Coccidiosis is an intestinal disease caused by single-celled coccidian parasites. Though there are several species of coccidian protozoa, all must get inside the cells lining the intestines of their host to reproduce.

Coccidians spread when their eggs (oocysts) shed with their host’s faeces contaminating the food of other potential hosts. Mainly associated with poultry, infected birds suffer enteritis with blood stained diarrhoea, becoming lethargic, anaemic and showing a generally degraded condition.

Distinguishing between coccidiosis and similar symptoms

Poultry coccidians don’t infect farm mammals, nor do the cow and sheep equivalents infect chickens and waterfowl. In birds, veterinary microscopy of tissue from the characteristically swollen intestines of confirms coccidian infection. In sheep and cows, distinguishing between coccidiosis and similar symptoms of colibacilliosis, cryptospiridiosis, coronovirus, rotavirus and bovine viral diarrhoea (BVD) can require further veterinary laboratory investigation.

Veterinary diagnostic kits equip busy vets with a fast and reliable answer to the question of which parasite is responsible for the observed symptoms. Vetlab’s FASTest kits provide accurate, early diagnosis even in the field allowing treatment and preventative measures to begin immediately.

Using histological staining techniques

Where coccidiosis is indicated, faecal oocyst counts can give an estimate of the level of infection. Faecal egg count flotation solutions, Ovatube detection kits and smooth, quiet veterinary centrifuges make oocyst recovery quick and clean. Veterinary microscopes and histological staining techniques support the quantitation and identification of particular coccidian species.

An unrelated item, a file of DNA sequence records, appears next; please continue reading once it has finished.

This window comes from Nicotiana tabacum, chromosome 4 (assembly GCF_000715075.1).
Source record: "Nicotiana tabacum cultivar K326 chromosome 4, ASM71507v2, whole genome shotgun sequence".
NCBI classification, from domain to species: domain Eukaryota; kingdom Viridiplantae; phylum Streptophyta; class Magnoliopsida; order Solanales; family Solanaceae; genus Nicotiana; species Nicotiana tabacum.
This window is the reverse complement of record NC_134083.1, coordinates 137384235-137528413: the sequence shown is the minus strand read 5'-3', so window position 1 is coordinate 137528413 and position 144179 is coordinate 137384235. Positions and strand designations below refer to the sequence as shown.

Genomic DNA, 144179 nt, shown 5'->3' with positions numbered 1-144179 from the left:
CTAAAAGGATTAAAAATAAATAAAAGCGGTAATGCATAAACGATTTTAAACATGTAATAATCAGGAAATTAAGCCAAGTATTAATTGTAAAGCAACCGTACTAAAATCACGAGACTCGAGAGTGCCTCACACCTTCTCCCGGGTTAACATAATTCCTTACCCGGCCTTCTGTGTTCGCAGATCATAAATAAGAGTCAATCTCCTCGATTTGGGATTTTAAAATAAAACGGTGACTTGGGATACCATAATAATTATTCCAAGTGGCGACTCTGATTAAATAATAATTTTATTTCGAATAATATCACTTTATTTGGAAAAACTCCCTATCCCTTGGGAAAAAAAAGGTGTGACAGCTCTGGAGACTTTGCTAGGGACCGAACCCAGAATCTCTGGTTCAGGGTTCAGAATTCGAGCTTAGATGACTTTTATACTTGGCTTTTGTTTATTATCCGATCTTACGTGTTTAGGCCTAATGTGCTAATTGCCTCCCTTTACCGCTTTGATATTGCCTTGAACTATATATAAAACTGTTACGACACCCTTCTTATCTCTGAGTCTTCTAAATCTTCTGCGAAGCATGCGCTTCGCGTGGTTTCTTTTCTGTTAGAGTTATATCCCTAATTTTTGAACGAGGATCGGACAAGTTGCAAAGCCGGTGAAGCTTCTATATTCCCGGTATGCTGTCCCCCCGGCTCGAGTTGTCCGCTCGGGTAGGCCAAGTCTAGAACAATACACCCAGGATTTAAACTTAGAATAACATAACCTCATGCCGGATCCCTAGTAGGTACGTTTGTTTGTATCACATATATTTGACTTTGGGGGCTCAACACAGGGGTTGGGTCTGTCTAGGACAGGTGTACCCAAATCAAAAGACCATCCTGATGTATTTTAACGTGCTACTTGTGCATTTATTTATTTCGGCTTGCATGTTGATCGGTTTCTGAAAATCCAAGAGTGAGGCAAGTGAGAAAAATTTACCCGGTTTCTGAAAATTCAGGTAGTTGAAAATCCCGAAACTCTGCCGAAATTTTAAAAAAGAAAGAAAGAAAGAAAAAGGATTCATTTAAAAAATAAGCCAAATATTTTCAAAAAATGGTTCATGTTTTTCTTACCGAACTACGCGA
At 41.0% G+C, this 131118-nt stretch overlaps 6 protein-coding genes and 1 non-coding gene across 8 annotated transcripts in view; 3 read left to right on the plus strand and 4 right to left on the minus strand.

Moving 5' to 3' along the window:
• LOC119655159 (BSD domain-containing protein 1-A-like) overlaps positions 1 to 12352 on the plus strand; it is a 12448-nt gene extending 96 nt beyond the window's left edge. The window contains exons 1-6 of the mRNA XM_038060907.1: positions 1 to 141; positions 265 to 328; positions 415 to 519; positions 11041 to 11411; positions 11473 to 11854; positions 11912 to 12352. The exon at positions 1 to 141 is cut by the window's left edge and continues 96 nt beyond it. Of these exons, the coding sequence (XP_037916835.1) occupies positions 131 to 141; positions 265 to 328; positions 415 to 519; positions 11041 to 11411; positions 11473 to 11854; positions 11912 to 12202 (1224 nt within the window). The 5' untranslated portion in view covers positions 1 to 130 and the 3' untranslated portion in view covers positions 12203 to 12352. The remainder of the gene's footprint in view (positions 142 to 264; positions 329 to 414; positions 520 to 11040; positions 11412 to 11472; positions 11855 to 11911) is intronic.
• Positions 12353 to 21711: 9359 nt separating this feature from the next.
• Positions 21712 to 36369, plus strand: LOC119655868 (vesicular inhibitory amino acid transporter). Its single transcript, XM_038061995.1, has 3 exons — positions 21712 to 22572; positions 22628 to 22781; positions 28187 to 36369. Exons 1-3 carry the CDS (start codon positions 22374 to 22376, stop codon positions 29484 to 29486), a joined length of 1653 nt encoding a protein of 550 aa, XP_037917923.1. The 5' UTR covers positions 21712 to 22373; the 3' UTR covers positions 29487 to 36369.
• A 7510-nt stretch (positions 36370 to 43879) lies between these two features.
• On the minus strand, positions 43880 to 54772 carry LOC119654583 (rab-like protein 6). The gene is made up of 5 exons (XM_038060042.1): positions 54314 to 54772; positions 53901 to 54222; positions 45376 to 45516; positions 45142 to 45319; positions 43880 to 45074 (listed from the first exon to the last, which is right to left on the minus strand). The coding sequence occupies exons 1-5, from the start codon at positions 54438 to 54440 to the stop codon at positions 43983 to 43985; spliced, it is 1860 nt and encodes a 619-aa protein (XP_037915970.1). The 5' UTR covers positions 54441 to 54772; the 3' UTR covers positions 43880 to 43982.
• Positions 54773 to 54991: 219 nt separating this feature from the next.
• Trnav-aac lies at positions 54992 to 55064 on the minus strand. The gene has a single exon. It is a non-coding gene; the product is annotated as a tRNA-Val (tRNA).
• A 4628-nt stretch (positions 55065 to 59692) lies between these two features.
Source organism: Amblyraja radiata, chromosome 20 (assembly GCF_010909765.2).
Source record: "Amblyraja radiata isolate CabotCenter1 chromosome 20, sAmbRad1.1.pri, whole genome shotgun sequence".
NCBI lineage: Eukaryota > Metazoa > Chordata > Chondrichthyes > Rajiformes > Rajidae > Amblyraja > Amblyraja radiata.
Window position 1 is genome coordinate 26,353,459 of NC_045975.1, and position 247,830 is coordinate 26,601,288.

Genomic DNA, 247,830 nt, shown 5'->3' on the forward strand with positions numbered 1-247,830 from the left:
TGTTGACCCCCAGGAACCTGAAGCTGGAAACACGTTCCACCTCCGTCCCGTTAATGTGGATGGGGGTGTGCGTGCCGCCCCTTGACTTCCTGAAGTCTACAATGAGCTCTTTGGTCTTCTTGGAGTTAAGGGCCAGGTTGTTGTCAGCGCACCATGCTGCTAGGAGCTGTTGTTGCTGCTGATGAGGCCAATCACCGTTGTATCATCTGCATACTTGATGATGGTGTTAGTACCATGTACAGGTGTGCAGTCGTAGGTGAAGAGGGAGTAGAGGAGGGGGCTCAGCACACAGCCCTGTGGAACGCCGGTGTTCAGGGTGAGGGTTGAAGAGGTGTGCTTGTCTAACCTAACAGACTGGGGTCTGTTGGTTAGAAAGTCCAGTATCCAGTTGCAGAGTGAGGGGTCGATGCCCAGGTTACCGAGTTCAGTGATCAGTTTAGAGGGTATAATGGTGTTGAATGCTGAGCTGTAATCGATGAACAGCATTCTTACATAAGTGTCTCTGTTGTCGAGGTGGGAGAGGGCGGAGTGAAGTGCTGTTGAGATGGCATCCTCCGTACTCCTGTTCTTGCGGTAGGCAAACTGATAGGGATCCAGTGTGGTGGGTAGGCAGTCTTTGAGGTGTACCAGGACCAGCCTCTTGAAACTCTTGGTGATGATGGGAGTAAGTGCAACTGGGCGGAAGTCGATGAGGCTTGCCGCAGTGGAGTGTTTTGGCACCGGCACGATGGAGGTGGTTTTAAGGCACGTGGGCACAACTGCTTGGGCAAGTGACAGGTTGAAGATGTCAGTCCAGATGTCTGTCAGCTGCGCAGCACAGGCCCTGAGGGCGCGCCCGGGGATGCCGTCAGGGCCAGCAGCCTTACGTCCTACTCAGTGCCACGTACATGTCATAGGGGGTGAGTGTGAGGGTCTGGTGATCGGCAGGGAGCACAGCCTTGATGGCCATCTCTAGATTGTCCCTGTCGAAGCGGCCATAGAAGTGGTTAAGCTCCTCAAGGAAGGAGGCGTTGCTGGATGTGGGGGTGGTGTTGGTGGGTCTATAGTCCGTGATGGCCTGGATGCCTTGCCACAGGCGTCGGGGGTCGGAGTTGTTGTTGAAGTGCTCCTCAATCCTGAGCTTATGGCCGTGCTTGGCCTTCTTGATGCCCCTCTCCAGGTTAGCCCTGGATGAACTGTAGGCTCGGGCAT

In recent years, histological and egg count surveys have estimated the coccidian infection rate of cattle to be about 20%. However, not all species of coccidians cause disease, and a heavy oocyte burden doesn’t always indicate a clinically significant infection.

The risk is especially high where many animals are confined

Sever coccidiosis in calves and lambs can result in life-threatening dehydration. Infection usually follows from ingestion of oocyte-infected faeces or contaminated food. The risk is especially high where many animals are confined in faeces-soiled enclosures or where young animals are grazed on land contaminated by material from hosting adults.

The exception to coccidian species specificity is Toxoplasma gondii. T.gondii reaches maturity and reproduces only in cats, where it causes more serious symptoms. Toxoplasmosis only rarely causes illness in humans and generally only in immunologically weakened dogs.

T.gondii oocysts in faeces from roaming cats can initiate abortion or foetal reabsorption in sheep. The veterinary response to this commercial risk includes vaccination, husbandry and animal-health expertise with quick detection and diagnosis with the FASTest Toxoplasmosis g diagnostic kit.

To find out more about our large range of veterinary diagnostic test kits visit our website: www.vetlabsupplies.co.uk or Telephone: 01798 874567

Big Five Parasite Safari: Tracking the Life that Lives On and In Your Pet

Big Five Parasite Safari: Tracking the Life that Lives On and In Your Pet

Tracking the ‘Big Five’ usually means a safari for lion, elephant, buffalo, leopard and rhino in the wilds of Africa. Your vet can help you track-down the big five pet-parasites with Veterinary Diagnostics, Microscopy and Statspin Ovatube Parasite Detection System.

On the pet parasite safari, the big five are the Intestinal Worms, Lung Worms, Heart Worms, Ticks and Fleas that love to live on and in the animals that share your home.

Heavy infestations get tangled together and block your pet’s digestive system

Intestinal worms come in a wide range of shapes and sizes. Hook Worms, Round Worms, Whip Worms and Tape Worms all effectively starve your pet from the inside out. Heavy infestations get tangled together and block your pet’s digestive system.

Lungworms start life in snails, which leave a trail of infected slime that your pets can lick off their paws. Once in your pet’s lungs, they cause congestion, difficulty breathing, coughing and exhaustion. About 10% of lungworm infections prove fatal.